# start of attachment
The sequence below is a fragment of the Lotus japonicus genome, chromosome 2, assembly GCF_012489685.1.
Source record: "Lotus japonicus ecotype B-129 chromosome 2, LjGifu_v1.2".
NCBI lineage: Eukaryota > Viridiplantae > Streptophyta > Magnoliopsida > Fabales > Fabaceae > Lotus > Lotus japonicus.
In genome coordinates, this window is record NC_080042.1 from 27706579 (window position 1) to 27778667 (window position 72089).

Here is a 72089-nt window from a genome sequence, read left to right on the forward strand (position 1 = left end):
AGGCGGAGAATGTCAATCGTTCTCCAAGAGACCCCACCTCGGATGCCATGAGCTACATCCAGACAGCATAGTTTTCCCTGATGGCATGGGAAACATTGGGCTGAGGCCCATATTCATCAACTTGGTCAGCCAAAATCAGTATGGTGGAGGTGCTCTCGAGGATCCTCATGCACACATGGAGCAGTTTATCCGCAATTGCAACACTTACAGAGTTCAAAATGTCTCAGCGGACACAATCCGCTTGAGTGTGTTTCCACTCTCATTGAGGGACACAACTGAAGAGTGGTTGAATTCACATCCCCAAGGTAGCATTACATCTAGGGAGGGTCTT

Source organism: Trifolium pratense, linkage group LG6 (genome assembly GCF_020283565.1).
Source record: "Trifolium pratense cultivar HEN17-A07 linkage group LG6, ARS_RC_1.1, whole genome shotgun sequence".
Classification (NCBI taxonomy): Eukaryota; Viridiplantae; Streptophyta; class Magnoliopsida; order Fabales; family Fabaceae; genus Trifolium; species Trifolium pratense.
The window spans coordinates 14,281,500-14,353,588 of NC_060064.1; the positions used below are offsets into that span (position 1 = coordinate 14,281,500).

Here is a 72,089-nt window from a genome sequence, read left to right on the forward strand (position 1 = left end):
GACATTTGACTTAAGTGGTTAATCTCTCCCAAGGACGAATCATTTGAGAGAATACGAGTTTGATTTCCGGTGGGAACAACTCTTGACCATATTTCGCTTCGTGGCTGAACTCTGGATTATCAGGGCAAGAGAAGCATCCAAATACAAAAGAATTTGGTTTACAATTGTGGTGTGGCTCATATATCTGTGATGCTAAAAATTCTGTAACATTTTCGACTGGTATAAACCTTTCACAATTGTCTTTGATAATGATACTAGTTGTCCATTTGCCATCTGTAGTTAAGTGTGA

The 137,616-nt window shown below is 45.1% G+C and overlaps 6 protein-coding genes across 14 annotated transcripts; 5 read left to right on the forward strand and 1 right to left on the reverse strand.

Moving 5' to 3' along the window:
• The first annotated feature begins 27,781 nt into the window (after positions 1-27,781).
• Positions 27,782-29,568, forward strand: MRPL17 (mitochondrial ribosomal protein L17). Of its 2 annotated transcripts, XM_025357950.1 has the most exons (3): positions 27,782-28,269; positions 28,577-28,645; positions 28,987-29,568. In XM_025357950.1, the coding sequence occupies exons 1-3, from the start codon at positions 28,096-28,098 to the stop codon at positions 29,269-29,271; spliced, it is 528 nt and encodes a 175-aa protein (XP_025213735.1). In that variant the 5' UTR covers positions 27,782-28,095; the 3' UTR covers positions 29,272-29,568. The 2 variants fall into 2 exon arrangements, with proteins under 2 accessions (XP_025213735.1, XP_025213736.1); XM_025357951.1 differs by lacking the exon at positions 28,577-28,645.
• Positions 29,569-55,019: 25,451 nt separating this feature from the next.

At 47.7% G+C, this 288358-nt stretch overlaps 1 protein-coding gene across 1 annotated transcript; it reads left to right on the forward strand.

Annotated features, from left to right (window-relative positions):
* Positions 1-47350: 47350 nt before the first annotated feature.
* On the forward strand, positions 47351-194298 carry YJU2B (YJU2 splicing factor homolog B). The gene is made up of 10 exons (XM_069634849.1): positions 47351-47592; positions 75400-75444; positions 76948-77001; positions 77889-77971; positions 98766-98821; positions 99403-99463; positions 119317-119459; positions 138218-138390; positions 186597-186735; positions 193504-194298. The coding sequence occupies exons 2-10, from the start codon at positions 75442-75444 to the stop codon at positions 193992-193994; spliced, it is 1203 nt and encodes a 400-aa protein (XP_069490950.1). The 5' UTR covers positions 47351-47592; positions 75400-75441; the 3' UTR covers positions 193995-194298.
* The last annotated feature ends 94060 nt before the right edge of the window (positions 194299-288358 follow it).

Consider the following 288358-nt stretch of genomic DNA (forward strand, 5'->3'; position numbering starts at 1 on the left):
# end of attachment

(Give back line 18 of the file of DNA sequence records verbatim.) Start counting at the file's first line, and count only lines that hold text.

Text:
At 47.7% G+C, this 288358-nt stretch overlaps 1 protein-coding gene across 1 annotated transcript; it reads left to right on the forward strand.